Transient warming episodes, such as the PETM, were a recurring phenomenon of the early Eocene warm world. Many of the short-lived hyperthermals were associated with abrupt and extreme climate change, an accelerated hydrological cycle, and ocean acidification (Nicolo et al., 2007; Stap et al., 2009) (Box 3.3). Short-term positive feedbacks active during the hyperthermals magnified the climatic effects of the initial carbon influx. Climate amelioration with each transient warming event would have been substantially delayed as the rates of short-term feedbacks far outpaced the negative feedbacks (e.g., weathering) capable of restoring the global carbon cycle to a steady state (Zachos et al., 2008; Zeebe et al., 2009).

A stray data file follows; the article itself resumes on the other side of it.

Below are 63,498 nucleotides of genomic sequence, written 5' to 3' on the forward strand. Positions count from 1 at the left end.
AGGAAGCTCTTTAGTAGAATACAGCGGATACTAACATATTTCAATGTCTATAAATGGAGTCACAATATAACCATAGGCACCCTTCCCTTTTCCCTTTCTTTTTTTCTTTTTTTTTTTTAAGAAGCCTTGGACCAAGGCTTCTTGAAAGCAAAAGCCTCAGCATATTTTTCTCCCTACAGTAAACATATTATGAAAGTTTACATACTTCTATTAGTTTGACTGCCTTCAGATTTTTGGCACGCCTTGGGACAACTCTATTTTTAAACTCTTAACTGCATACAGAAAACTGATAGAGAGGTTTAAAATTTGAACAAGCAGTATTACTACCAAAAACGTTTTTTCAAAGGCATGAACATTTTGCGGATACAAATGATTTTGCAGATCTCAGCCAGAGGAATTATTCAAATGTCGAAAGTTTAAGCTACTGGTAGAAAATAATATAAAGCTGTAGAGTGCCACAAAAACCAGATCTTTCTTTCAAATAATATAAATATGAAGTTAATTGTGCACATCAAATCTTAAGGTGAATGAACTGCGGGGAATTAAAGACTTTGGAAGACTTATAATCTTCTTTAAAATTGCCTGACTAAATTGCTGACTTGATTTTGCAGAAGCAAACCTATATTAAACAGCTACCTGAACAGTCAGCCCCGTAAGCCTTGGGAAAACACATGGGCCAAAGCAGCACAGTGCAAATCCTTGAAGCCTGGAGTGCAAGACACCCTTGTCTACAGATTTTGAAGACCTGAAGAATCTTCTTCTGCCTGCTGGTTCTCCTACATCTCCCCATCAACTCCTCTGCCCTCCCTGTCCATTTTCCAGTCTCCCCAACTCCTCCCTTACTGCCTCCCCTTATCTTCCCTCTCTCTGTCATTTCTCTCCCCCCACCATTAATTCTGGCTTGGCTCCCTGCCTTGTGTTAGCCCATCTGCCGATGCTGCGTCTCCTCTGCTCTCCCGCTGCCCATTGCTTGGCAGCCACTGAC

The PETM, and other hyperthermals of the early Cenozoic, occurred when the Earth was virtually ice-free. This is certainly significantly different from modern and near-future conditions, which are expected to maintain unipolar glaciation at a minimum. The ice sheets of the Neoproterozoic Snowball Earth and the Late Paleozoic Ice Age were far more extensive than those of the Cenozoic icehouse, recording repeated major glacial-interglacial transitions and including terminal epic deglaciation. Despite substantially different land mass-height distributions, ocean circulation patterns, and marine and terrestrial ecosystems from those of today, the geological record of these deglaciations—specifically the repeated major transitions between glaciations and glacial minima including their terminal epic deglaciations—provide the only “icehouse” perspective of the response of the climate system and ecosystems to perturbation beyond the range archived in the more recent glacial records.